Determining if eating sugar-free is worth it depends on your medical condition and the value of lifestyle tradeoffs you are willing to make for improved health and reduced risk of certain chronic health conditions.
There is little doubt that we need to cut back on the sweet stuff. Americans eat as much added sugar each year as the weight of an average Golden Retriever or about 66 pounds. That translates into an average of 19.5 teaspoons every single day. The American Heart Association (AHA) recommends no more than six teaspoons for women and nine teaspoons for men, which means we are eating about two to three times more sugar than we should. It is no wonder why we are regularly questioning how much sugar we should eat, and whether we should do our best to do without.
Trying to eat completely sugar-free can be a difficult meal planning approach since most foods have sugar in them, including fruits and vegetables. The benefits of maintaining a low refined-sugar diet for those managing medical conditions like diabetes, high blood pressure, dementia, and obesity are widely recognized. These benefits include healthy weight management, reduced risk of diseases relating to the heart, brain, kidney and other vital organs, as well as reduced risk of developing diabetes.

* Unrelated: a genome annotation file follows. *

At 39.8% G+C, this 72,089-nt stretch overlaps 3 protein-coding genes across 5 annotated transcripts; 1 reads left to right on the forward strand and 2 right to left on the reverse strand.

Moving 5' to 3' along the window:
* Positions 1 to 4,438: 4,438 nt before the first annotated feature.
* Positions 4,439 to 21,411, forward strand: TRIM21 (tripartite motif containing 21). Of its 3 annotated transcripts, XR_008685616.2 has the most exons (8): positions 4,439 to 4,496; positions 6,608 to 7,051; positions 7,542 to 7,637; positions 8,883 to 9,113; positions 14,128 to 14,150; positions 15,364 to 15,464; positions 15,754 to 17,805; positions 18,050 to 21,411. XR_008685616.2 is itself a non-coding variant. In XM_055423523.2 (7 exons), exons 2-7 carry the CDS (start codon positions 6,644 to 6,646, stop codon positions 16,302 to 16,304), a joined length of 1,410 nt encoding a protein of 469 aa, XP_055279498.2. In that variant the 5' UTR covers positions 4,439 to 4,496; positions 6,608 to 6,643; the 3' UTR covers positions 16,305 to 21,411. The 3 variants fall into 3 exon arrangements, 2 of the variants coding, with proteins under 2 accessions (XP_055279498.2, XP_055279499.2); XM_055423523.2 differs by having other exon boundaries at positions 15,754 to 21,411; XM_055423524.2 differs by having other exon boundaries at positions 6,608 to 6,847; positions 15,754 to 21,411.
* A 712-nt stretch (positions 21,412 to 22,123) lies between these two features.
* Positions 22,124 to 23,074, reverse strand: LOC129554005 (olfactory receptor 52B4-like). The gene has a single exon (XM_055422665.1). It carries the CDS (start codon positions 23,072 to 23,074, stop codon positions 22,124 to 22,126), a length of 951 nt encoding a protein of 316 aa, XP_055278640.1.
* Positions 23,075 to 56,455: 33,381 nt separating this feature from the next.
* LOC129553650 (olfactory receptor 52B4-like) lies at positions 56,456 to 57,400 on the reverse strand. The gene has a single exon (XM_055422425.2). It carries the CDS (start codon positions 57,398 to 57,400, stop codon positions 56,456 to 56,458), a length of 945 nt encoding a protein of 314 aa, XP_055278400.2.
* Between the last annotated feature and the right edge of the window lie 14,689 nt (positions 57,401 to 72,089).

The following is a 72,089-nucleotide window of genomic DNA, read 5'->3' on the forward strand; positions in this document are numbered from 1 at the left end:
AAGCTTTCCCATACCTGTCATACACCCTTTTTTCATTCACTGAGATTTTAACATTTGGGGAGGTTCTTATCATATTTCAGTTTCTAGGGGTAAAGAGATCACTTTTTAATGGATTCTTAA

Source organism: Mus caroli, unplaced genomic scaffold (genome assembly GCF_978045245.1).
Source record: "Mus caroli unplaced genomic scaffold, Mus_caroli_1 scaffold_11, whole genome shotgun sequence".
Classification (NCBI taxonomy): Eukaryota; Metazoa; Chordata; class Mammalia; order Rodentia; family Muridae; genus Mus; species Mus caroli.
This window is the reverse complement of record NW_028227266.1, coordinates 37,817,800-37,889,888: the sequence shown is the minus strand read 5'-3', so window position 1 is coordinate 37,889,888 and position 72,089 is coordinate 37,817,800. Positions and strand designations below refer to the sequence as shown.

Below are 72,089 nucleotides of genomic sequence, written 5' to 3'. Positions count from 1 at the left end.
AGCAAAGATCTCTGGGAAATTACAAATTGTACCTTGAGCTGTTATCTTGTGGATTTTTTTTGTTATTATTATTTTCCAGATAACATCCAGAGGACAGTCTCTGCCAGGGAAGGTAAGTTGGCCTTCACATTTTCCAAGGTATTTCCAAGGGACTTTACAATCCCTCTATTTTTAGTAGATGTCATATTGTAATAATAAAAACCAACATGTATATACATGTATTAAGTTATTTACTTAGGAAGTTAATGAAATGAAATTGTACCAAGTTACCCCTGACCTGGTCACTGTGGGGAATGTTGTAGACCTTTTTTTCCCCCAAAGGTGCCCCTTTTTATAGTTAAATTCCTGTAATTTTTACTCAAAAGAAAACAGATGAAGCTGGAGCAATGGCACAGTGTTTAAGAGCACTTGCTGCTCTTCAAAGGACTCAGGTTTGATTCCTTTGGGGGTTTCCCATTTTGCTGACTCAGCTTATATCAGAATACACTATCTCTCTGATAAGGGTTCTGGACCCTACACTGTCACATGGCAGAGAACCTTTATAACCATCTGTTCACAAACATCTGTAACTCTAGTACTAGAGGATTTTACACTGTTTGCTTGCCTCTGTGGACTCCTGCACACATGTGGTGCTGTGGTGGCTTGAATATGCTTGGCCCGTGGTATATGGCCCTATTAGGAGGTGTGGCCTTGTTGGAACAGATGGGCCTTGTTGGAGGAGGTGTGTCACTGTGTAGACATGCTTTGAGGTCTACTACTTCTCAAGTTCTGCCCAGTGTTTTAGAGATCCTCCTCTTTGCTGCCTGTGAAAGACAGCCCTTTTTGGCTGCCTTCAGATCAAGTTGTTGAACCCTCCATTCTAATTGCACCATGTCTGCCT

Whether directed by a doctor or not, most of us have thought about cutting out or at least reducing sugar from our diet. Let’s look at the potential benefits of going sugar-free by focusing on defining the approach, challenges, and common goals of what people refer to as a ”zero sugar” diet.
What does eating sugar-free mean?
Eating sugar-free does not necessarily mean cutting out every food with sugar in it, because not all sugars are created equal in terms of your health. In the nutritional context, there is a big difference between natural sugars found in foods like fruits and vegetables (fructose), and refined sugars (glucose and dextrose) added to make processed foods sweeter.
For most people in good overall health, going sugar-free is a goal rather than a hard and fast rule. The goal typically centers around cutting out all refined sugar from your food choices or at least eliminating as much of it as possible. Eating sugar-free means choosing foods that have little to no processed sugar and moderating the consumption of foods that have natural sugars.
Is a low-sugar meal plan the same as a low glycemic index (low-GI) meal plan?